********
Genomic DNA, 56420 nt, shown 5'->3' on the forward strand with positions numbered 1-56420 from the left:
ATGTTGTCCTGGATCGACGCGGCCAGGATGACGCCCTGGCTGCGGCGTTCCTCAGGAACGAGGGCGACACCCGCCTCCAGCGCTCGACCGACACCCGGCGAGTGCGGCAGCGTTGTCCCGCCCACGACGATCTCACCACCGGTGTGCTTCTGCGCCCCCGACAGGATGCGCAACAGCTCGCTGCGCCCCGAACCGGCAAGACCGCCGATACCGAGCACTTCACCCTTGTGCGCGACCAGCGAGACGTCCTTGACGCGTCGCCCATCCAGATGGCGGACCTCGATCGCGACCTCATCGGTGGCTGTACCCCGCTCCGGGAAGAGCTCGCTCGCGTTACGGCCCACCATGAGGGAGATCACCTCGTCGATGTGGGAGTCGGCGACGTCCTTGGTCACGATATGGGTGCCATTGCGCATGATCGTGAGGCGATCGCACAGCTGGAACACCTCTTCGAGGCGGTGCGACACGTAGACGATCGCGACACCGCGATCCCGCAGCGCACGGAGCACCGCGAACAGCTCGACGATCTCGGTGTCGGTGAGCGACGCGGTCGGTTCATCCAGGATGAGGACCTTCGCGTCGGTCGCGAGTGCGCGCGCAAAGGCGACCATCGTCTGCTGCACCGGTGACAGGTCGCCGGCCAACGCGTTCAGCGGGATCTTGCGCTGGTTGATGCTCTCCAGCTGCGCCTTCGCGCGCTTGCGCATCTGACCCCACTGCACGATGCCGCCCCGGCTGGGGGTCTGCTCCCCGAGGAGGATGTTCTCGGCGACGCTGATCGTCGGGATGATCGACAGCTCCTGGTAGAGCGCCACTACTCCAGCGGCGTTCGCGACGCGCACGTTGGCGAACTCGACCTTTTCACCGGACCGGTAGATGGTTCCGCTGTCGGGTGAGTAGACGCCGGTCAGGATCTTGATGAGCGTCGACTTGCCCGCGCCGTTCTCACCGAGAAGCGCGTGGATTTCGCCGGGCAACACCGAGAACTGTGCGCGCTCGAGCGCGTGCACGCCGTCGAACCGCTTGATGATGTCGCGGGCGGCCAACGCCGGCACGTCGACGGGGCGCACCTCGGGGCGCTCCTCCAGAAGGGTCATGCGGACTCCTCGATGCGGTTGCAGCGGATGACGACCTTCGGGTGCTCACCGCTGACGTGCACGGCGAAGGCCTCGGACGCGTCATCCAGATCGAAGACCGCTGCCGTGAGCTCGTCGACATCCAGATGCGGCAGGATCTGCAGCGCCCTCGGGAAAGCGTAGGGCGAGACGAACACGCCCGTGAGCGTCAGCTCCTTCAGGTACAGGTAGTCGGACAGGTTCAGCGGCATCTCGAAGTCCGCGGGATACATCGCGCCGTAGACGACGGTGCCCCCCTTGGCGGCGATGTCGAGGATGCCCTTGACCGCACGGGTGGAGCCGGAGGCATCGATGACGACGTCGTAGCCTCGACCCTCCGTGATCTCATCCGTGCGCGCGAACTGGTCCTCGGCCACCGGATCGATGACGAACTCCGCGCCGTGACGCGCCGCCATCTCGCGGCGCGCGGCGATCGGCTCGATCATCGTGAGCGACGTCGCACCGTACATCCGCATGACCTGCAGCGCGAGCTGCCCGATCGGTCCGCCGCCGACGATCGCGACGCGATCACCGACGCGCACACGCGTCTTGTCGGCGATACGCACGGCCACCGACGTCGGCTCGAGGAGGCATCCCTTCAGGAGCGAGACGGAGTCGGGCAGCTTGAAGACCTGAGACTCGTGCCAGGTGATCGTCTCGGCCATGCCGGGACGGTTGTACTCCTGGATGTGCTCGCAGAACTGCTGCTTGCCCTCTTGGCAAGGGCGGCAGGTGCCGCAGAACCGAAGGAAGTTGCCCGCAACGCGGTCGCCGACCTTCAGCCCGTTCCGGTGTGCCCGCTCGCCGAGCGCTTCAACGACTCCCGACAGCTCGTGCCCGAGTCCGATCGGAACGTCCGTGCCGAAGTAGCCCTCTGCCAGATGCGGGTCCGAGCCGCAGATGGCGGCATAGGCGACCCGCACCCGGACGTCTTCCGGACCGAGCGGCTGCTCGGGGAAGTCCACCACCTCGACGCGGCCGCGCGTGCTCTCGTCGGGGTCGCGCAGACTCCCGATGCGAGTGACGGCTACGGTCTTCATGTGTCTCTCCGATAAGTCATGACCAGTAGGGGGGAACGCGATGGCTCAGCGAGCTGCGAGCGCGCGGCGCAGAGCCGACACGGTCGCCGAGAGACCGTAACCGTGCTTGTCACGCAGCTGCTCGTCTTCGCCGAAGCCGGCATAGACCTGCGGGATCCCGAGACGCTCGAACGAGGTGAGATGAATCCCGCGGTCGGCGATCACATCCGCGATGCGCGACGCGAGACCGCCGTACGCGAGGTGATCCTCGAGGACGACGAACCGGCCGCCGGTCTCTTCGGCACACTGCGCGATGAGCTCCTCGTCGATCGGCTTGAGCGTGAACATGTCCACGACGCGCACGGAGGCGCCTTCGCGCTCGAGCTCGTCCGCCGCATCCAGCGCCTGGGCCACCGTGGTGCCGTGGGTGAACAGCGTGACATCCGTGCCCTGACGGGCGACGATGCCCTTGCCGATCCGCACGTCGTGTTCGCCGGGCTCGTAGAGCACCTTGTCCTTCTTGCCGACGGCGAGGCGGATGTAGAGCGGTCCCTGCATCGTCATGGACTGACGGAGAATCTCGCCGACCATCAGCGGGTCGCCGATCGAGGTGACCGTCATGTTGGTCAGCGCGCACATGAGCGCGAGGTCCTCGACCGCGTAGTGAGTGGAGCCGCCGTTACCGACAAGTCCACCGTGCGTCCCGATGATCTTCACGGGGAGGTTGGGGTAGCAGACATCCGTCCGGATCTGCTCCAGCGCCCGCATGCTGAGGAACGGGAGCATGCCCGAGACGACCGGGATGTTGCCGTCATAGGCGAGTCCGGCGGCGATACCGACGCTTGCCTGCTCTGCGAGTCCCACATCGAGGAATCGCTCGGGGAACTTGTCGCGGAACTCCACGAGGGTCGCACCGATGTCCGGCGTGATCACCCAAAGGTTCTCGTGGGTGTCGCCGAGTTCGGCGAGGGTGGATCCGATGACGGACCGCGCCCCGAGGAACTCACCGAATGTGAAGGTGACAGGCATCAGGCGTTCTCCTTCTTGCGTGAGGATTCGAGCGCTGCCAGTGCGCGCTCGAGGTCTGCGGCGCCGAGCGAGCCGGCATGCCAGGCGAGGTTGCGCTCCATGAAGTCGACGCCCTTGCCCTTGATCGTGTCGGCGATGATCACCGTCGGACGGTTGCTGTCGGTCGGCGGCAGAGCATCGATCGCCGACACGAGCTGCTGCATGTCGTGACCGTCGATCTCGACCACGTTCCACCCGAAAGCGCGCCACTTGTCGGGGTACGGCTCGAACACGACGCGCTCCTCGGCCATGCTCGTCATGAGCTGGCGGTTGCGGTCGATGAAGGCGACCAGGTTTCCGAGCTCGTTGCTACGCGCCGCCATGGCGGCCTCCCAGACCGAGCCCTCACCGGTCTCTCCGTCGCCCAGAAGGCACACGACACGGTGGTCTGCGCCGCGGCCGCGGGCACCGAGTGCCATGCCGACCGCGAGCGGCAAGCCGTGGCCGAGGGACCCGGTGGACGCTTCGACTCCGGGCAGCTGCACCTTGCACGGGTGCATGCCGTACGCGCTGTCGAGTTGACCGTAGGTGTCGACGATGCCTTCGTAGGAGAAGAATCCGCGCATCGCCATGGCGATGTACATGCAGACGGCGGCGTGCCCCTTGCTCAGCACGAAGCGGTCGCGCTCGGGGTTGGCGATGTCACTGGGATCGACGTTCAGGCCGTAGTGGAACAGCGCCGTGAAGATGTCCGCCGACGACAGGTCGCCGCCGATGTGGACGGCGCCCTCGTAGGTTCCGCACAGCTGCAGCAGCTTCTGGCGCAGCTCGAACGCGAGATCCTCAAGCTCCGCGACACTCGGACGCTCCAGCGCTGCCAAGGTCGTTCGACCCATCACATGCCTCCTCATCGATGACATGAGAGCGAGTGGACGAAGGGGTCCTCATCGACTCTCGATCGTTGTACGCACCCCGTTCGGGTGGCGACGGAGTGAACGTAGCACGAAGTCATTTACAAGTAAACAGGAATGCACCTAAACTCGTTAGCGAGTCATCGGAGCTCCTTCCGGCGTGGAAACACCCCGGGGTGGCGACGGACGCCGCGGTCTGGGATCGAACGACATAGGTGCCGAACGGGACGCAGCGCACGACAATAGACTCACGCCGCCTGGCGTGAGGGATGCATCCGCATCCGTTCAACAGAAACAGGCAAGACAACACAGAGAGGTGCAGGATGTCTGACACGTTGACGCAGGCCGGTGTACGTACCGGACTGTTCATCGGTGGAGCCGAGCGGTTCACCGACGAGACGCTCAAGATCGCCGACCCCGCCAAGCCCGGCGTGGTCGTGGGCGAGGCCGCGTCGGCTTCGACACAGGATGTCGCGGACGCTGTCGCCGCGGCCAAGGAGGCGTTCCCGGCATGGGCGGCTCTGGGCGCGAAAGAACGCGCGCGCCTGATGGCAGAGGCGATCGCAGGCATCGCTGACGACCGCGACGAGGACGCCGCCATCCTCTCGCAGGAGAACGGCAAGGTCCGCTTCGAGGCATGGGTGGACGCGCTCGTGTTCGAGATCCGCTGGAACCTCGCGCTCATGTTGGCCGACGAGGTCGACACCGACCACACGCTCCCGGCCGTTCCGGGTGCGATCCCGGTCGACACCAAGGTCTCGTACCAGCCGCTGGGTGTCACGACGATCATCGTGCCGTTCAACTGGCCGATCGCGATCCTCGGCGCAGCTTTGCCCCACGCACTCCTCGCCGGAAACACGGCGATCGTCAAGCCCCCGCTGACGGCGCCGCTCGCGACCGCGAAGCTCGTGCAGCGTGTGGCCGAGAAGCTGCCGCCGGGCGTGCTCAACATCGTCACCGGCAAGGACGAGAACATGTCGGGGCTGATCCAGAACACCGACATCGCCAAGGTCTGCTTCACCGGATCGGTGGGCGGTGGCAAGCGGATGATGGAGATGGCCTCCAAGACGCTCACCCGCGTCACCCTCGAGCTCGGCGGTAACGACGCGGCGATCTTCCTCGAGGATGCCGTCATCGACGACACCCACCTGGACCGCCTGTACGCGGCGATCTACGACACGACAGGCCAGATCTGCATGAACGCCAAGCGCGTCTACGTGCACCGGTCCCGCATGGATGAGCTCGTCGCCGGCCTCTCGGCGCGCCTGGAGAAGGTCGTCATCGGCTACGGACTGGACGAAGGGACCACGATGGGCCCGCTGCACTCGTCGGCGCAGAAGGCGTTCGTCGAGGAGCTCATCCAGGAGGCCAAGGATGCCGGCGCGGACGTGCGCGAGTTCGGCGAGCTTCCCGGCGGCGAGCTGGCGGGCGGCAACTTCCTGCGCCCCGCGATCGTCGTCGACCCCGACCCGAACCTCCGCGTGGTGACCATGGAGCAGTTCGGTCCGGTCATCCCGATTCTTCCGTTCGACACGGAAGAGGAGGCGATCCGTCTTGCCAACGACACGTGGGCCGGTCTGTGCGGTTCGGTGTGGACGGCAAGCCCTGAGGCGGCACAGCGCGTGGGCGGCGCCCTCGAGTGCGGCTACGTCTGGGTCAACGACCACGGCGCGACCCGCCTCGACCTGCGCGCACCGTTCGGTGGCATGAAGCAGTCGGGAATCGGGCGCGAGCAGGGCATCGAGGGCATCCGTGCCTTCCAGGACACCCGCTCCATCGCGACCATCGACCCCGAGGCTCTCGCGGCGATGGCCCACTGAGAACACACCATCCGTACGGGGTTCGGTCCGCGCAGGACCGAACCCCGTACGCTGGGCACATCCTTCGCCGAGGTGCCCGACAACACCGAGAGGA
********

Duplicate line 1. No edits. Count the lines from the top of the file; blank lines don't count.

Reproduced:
Genomic DNA, 56420 nt, shown 5'->3' on the forward strand with positions numbered 1-56420 from the left: